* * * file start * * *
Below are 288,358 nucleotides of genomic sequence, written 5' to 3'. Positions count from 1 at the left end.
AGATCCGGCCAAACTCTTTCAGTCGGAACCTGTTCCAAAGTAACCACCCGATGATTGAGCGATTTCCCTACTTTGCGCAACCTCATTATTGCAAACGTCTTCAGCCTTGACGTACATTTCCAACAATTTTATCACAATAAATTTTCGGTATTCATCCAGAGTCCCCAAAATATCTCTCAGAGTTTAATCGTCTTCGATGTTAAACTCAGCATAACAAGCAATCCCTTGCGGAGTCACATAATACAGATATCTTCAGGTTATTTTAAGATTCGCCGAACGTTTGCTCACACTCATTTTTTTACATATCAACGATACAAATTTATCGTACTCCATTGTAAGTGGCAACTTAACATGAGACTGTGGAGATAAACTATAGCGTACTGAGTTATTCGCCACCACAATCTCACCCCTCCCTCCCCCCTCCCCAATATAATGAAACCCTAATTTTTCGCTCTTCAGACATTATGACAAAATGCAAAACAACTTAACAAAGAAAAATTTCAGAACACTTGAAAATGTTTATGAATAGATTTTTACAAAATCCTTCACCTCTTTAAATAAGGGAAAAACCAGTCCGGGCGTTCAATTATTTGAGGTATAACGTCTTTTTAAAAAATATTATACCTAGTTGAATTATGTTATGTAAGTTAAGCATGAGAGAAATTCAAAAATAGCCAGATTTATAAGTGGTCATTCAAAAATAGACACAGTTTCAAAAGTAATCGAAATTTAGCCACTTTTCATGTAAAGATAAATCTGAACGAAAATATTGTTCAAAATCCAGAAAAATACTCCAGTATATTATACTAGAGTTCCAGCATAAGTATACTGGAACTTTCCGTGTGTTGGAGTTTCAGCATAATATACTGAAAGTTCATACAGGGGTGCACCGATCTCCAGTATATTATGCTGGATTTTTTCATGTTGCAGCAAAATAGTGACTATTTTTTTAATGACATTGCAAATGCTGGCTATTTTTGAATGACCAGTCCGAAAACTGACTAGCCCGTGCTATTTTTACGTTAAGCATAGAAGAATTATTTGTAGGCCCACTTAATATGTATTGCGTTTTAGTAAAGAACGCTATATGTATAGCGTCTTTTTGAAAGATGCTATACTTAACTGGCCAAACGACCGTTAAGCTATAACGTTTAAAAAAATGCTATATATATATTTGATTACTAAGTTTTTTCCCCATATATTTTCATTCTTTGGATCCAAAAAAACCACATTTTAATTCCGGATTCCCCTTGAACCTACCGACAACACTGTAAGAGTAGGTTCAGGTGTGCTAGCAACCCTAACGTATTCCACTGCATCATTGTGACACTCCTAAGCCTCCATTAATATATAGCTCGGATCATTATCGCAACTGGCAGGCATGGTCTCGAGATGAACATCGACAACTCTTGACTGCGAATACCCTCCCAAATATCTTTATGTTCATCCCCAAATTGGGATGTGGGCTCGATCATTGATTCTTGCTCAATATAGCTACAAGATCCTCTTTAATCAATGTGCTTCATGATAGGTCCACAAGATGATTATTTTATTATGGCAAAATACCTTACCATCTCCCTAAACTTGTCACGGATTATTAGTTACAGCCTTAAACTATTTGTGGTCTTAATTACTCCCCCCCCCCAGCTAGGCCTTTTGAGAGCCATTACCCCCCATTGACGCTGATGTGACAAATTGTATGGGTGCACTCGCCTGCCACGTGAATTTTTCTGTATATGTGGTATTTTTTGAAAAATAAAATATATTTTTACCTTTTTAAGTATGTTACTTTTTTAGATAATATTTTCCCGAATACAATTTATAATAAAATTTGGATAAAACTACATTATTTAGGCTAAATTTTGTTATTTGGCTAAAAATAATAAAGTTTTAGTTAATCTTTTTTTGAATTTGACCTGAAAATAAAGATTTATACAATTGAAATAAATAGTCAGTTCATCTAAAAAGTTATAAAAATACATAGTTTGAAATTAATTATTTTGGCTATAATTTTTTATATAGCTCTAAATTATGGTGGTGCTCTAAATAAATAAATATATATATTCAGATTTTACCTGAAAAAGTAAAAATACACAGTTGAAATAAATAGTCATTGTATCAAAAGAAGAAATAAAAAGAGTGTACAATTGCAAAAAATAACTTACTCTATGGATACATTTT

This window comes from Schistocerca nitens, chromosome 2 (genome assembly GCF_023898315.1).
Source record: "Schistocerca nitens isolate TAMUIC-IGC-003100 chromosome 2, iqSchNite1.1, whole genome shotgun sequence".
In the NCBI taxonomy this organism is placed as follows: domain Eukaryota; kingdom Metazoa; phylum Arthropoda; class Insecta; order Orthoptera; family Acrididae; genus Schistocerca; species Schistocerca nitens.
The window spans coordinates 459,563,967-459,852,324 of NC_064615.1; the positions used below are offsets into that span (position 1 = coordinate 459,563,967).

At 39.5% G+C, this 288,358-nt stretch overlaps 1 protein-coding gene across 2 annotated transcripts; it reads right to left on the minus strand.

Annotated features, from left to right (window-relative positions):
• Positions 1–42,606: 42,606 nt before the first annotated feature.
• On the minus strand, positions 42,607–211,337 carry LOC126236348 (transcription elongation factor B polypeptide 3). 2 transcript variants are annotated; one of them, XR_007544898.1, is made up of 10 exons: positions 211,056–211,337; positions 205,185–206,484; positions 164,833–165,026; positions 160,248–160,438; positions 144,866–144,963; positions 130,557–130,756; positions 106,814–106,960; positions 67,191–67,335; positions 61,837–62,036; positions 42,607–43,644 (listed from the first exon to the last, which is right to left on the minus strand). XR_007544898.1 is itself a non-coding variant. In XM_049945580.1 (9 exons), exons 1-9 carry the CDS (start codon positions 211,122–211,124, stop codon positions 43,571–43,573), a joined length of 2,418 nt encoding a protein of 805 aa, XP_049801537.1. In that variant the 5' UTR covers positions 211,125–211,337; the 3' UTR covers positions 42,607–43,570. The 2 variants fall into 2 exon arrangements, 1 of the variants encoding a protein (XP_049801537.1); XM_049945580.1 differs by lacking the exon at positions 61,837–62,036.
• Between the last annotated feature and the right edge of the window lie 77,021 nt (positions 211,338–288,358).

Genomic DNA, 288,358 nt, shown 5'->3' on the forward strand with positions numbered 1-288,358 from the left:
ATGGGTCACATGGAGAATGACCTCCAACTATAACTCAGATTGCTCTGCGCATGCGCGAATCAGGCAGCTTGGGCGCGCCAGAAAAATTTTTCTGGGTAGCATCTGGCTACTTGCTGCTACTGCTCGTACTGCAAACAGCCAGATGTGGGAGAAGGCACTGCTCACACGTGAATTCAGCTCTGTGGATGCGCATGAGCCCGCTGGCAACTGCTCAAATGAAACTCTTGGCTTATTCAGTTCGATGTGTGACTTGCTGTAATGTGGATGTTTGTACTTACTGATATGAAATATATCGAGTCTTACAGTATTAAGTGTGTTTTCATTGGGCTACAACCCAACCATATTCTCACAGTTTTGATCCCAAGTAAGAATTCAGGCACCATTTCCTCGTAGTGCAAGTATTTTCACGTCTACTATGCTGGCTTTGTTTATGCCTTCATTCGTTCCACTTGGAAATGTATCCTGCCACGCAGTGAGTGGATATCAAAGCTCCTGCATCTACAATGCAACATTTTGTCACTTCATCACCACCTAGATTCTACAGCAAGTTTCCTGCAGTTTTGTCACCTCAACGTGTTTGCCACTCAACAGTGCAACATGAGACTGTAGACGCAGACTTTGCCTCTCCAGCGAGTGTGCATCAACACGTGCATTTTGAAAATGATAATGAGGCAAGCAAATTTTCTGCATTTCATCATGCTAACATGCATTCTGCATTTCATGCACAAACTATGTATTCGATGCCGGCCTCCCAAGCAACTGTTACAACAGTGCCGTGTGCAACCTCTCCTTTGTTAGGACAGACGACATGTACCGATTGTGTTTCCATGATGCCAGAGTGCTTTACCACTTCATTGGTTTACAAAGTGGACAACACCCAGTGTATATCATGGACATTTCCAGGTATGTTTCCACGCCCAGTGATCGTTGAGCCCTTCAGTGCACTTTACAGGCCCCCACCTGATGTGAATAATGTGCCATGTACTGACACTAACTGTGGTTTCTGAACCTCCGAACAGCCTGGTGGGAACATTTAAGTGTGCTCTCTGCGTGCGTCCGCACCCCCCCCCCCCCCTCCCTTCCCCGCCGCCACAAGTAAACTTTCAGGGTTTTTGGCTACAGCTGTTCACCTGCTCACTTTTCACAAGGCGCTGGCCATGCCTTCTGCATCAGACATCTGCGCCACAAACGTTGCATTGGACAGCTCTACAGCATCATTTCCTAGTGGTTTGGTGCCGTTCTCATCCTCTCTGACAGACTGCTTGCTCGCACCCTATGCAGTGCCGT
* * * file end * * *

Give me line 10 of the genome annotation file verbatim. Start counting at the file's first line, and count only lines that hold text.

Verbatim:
• On the minus strand, positions 42,607–211,337 carry LOC126236348 (transcription elongation factor B polypeptide 3). 2 transcript variants are annotated; one of them, XR_007544898.1, is made up of 10 exons: positions 211,056–211,337; positions 205,185–206,484; positions 164,833–165,026; positions 160,248–160,438; positions 144,866–144,963; positions 130,557–130,756; positions 106,814–106,960; positions 67,191–67,335; positions 61,837–62,036; positions 42,607–43,644 (listed from the first exon to the last, which is right to left on the minus strand). XR_007544898.1 is itself a non-coding variant. In XM_049945580.1 (9 exons), exons 1-9 carry the CDS (start codon positions 211,122–211,124, stop codon positions 43,571–43,573), a joined length of 2,418 nt encoding a protein of 805 aa, XP_049801537.1. In that variant the 5' UTR covers positions 211,125–211,337; the 3' UTR covers positions 42,607–43,570. The 2 variants fall into 2 exon arrangements, 1 of the variants encoding a protein (XP_049801537.1); XM_049945580.1 differs by lacking the exon at positions 61,837–62,036.